AbstractThis study makes a pair with the author's “Framing the Gift: The Politics of the Siphnian Treasury at Delphi,” Classical Antiquity 20 (2001): 273–336. Like that essay, it argues that the function of a treasury is to provide a civic frame for ostentatious dedications by wealthy citizens: in effect, to “nationalize” votives. In this sense, the Athenian Treasury is a material trace, or fossil, of city politics in the 480s. The article tracks this function through the monument's iconography; its use of marble from the medizing island of Paros; its relation to the “Alkmeonid” temple of Apollo; and the responses it evoked at Delphi and in Athens. Special attention is given to the methodological problem of finding meaning in non-iconic or non-representational features, such as building materials. The article concludes with a new reading of Pindar's sixth Pythian, for Megakles of Athens, which neatly encapsulates what was at stake in this building project.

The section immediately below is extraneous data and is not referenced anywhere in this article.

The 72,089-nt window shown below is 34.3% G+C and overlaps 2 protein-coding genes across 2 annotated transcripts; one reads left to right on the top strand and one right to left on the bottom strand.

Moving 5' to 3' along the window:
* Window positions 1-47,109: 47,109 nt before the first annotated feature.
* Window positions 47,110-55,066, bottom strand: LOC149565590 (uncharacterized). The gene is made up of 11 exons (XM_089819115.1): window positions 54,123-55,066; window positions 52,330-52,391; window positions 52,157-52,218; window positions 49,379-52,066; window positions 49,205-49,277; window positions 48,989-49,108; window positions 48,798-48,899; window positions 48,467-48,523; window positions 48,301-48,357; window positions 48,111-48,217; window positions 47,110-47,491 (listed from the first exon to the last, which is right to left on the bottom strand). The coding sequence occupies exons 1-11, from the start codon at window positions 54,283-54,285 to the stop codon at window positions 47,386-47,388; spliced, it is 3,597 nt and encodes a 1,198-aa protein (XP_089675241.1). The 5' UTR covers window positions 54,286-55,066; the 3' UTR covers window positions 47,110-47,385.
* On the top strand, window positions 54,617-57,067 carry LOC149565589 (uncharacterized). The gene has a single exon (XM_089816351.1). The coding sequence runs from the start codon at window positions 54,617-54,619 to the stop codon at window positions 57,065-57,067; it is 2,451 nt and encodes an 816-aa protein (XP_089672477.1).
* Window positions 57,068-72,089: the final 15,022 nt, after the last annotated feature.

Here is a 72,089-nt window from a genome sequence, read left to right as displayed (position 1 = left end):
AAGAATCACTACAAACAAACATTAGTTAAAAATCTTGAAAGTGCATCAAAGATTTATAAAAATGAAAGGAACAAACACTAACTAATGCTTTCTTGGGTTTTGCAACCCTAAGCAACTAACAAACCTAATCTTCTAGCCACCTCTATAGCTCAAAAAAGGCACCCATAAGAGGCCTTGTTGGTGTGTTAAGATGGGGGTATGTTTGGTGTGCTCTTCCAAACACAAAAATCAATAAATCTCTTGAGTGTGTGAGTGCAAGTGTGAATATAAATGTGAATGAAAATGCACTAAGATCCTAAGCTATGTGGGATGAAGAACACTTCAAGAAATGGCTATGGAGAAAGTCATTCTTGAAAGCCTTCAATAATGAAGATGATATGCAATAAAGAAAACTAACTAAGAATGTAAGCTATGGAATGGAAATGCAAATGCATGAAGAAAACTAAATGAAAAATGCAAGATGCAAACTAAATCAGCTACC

Skip Nav Destination
Research Article| April 01 2004
- Views Icon Views
- Share Icon Share
- Search Site
Richard Neer; The Athenian Treasury at Delphi and the Material of Politics. Classical Antiquity 1 April 2004; 23 (1): 63–93. doi: https://doi.org/10.1525/ca.2004.23.1.63
Download citation file: